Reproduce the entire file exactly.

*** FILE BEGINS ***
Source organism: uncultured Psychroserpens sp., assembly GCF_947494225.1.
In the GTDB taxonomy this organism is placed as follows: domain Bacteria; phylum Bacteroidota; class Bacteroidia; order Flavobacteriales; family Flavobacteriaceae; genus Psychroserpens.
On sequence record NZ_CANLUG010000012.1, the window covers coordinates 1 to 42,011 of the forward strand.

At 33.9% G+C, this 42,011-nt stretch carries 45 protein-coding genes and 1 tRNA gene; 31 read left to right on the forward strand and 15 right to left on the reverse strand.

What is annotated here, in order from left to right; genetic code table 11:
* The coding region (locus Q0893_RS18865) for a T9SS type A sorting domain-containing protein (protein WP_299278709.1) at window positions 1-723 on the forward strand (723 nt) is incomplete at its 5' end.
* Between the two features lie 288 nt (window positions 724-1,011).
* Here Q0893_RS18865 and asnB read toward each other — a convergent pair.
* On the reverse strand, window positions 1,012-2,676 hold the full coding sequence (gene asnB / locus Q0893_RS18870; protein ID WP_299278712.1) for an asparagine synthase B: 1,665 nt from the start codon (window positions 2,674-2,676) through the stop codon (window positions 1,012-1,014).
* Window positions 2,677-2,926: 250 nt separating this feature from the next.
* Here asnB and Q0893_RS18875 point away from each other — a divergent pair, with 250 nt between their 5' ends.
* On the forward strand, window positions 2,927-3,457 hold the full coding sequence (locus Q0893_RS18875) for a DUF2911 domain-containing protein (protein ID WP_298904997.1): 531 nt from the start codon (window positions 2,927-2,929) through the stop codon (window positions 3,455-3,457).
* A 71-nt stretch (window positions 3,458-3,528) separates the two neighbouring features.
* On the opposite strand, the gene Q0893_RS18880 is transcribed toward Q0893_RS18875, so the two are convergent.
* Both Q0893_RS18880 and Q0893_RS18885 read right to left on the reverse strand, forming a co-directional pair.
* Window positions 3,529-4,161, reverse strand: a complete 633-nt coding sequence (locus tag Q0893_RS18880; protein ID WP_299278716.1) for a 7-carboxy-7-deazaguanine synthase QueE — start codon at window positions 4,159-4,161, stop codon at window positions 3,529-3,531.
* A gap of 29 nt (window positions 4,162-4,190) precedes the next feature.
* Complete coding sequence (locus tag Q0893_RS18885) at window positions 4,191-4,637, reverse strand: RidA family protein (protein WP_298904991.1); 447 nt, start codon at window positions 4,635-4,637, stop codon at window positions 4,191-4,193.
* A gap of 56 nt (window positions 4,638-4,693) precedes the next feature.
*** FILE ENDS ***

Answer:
Source organism: uncultured Psychroserpens sp., assembly GCF_947494225.1.
In the GTDB taxonomy this organism is placed as follows: domain Bacteria; phylum Bacteroidota; class Bacteroidia; order Flavobacteriales; family Flavobacteriaceae; genus Psychroserpens.
On sequence record NZ_CANLUG010000012.1, the window covers coordinates 1 to 42,011 of the forward strand.

At 33.9% G+C, this 42,011-nt stretch carries 45 protein-coding genes and 1 tRNA gene; 31 read left to right on the forward strand and 15 right to left on the reverse strand.

What is annotated here, in order from left to right; genetic code table 11:
* The coding region (locus Q0893_RS18865) for a T9SS type A sorting domain-containing protein (protein WP_299278709.1) at window positions 1-723 on the forward strand (723 nt) is incomplete at its 5' end.
* Between the two features lie 288 nt (window positions 724-1,011).
* Here Q0893_RS18865 and asnB read toward each other — a convergent pair.
* On the reverse strand, window positions 1,012-2,676 hold the full coding sequence (gene asnB / locus Q0893_RS18870; protein ID WP_299278712.1) for an asparagine synthase B: 1,665 nt from the start codon (window positions 2,674-2,676) through the stop codon (window positions 1,012-1,014).
* Window positions 2,677-2,926: 250 nt separating this feature from the next.
* Here asnB and Q0893_RS18875 point away from each other — a divergent pair, with 250 nt between their 5' ends.
* On the forward strand, window positions 2,927-3,457 hold the full coding sequence (locus Q0893_RS18875) for a DUF2911 domain-containing protein (protein ID WP_298904997.1): 531 nt from the start codon (window positions 2,927-2,929) through the stop codon (window positions 3,455-3,457).
* A 71-nt stretch (window positions 3,458-3,528) separates the two neighbouring features.
* On the opposite strand, the gene Q0893_RS18880 is transcribed toward Q0893_RS18875, so the two are convergent.
* Both Q0893_RS18880 and Q0893_RS18885 read right to left on the reverse strand, forming a co-directional pair.
* Window positions 3,529-4,161, reverse strand: a complete 633-nt coding sequence (locus tag Q0893_RS18880; protein ID WP_299278716.1) for a 7-carboxy-7-deazaguanine synthase QueE — start codon at window positions 4,159-4,161, stop codon at window positions 3,529-3,531.
* A gap of 29 nt (window positions 4,162-4,190) precedes the next feature.
* Complete coding sequence (locus tag Q0893_RS18885) at window positions 4,191-4,637, reverse strand: RidA family protein (protein WP_298904991.1); 447 nt, start codon at window positions 4,635-4,637, stop codon at window positions 4,191-4,193.
* A gap of 56 nt (window positions 4,638-4,693) precedes the next feature.